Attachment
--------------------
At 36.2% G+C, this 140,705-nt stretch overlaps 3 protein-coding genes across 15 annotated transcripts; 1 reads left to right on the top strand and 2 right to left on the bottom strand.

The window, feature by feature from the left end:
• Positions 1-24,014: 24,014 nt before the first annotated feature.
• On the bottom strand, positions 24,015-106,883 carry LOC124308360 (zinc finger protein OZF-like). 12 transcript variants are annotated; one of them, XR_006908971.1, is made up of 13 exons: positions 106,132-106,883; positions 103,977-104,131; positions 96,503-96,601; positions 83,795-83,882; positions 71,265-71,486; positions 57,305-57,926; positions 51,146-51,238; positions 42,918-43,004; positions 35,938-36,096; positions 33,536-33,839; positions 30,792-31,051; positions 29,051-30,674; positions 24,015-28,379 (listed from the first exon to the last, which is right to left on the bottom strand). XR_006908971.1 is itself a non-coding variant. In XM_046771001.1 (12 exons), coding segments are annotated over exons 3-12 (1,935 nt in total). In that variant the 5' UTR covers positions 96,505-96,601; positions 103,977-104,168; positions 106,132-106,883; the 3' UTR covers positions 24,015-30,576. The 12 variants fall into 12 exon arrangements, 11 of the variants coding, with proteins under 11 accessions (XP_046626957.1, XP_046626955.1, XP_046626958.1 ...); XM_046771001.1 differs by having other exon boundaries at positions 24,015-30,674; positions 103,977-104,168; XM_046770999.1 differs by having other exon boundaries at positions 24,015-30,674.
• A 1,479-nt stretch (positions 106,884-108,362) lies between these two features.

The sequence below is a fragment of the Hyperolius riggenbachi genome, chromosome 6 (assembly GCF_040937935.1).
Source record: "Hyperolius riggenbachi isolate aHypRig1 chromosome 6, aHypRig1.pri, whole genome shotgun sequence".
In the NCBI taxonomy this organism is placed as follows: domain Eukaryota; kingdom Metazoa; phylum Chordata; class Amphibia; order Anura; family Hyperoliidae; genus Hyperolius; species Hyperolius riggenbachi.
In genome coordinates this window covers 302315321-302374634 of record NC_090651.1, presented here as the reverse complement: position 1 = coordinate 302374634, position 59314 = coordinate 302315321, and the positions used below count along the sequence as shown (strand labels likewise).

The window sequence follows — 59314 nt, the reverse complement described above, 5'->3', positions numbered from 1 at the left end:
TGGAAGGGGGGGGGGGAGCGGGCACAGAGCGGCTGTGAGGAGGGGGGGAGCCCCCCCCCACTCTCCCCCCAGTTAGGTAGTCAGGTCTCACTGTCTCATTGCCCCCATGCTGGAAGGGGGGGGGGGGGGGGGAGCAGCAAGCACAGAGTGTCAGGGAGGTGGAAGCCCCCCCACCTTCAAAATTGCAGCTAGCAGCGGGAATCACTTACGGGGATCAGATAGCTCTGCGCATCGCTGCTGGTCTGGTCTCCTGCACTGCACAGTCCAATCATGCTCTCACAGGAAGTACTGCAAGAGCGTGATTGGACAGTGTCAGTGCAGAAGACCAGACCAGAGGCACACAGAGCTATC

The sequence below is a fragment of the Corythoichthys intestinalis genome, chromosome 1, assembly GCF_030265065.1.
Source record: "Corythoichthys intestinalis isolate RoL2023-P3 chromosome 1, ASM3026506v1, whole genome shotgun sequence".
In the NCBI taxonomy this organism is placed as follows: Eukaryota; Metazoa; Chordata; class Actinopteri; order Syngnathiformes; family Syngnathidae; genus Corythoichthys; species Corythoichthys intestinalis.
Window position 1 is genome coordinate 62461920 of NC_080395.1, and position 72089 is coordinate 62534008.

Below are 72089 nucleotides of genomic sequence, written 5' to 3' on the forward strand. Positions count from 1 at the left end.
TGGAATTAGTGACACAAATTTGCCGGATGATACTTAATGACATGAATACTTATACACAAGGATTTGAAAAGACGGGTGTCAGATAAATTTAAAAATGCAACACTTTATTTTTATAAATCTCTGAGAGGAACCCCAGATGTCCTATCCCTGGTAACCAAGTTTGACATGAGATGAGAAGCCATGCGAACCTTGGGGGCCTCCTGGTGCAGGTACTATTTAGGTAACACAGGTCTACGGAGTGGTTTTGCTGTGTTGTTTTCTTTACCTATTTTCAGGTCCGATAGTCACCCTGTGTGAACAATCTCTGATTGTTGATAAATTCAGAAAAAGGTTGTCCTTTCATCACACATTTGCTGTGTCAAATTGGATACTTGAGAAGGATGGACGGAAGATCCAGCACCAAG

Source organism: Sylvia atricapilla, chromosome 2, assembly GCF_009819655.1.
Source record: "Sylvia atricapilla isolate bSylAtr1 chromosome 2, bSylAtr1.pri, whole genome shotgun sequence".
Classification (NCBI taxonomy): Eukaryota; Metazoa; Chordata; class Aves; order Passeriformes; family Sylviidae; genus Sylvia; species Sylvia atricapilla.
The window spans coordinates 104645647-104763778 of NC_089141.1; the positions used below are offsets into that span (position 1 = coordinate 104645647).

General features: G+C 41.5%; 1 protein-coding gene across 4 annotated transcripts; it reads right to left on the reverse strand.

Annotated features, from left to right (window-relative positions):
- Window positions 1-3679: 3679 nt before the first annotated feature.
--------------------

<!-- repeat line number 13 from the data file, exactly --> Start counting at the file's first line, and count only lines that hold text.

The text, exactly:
Source record: "Corythoichthys intestinalis isolate RoL2023-P3 chromosome 1, ASM3026506v1, whole genome shotgun sequence".